Give the inspections time to work

The Loading Dock Theatre’s new play spoofs Scrooge and company

Greg Corradini

Scrooge, that tight-fisted, cheerless miser, is back this holiday season.

Well, sort of.

A man who would drive a stake of holly through Santa’s heart, Scrooge was the invention of author Charles Dickens in his classic story, “A Christmas Carol.” Although he is not the lead character in Starting Gate Productions’ “Inspecting Carol,” you could say his presence is still being evoked.

The penny pincher in this play is the National Endowment for the Arts, an organization that is about to cut all of its funding to the fictitious Soapbox Playhouse.

With cardboard turkeys and decade-old costumes, the Soapbox actors are having a dickens of a time rekindling the holiday merriment required to pull off their annual production of

“A Christmas Carol.” Last year’s Scrooge, tinkering with convention, recited all of his lines in Spanish to protest U.S. military involvement in Central America.

As annoying as plays about plays generally are, “Inspecting Carol” happens to work because of the wit it uses to critique arts organization culture.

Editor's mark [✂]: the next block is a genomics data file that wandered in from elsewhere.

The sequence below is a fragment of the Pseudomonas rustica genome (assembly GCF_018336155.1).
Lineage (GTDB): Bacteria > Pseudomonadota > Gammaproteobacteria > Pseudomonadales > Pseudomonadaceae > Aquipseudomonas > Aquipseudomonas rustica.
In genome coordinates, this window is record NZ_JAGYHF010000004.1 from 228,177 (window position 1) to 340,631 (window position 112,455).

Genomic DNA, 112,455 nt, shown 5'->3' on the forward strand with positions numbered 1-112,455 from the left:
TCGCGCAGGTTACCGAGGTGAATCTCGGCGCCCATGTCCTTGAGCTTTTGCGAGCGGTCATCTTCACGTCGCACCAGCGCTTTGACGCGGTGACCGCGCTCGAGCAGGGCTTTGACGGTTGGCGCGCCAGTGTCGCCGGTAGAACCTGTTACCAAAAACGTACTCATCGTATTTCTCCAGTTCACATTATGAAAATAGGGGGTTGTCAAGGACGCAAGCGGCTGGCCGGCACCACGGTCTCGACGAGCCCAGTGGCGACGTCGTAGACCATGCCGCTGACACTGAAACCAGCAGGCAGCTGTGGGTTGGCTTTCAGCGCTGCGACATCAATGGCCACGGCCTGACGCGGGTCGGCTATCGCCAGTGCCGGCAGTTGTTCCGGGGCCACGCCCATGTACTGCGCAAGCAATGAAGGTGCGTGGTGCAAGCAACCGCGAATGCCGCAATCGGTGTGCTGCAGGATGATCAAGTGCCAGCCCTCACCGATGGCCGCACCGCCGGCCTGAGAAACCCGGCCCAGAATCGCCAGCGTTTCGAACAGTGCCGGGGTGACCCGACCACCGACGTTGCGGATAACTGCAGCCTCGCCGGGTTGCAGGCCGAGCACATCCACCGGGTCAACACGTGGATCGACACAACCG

Like many real-life theater companies, when the Soapbox Playhouse started, its artistic director envisioned a space where politics, social revolution and theater fused into a common law.

Reduced to financial ruin and dependence on the national endowment, now the artistic director must follow the endowment’s guidelines and bet on which plays will make the most money.

One guideline requires the play company to hire minorities in an effort to diversify its white, unionized staff. But even after the company adds Wallace Parsons (Anne Boyd), a strong-willed black woman, to its cast, it completely misses the meaning behind its attempt to diversify.

In this behemoth of a mix-up, the company attempts to make Parsons play the white ghost of Christmas past, a role she very vocally rejects, to the bewilderment of her white colleagues.

With many more theatrical high jinks to follow, the Soapbox’s annual play devolves into a circus.

In the end, “Inspecting Carol” displaces its scrooginess with holiday merriment and a warm, fuzzy feeling in which nothing in the world is so tickling as a theater company on the verge of bankruptcy.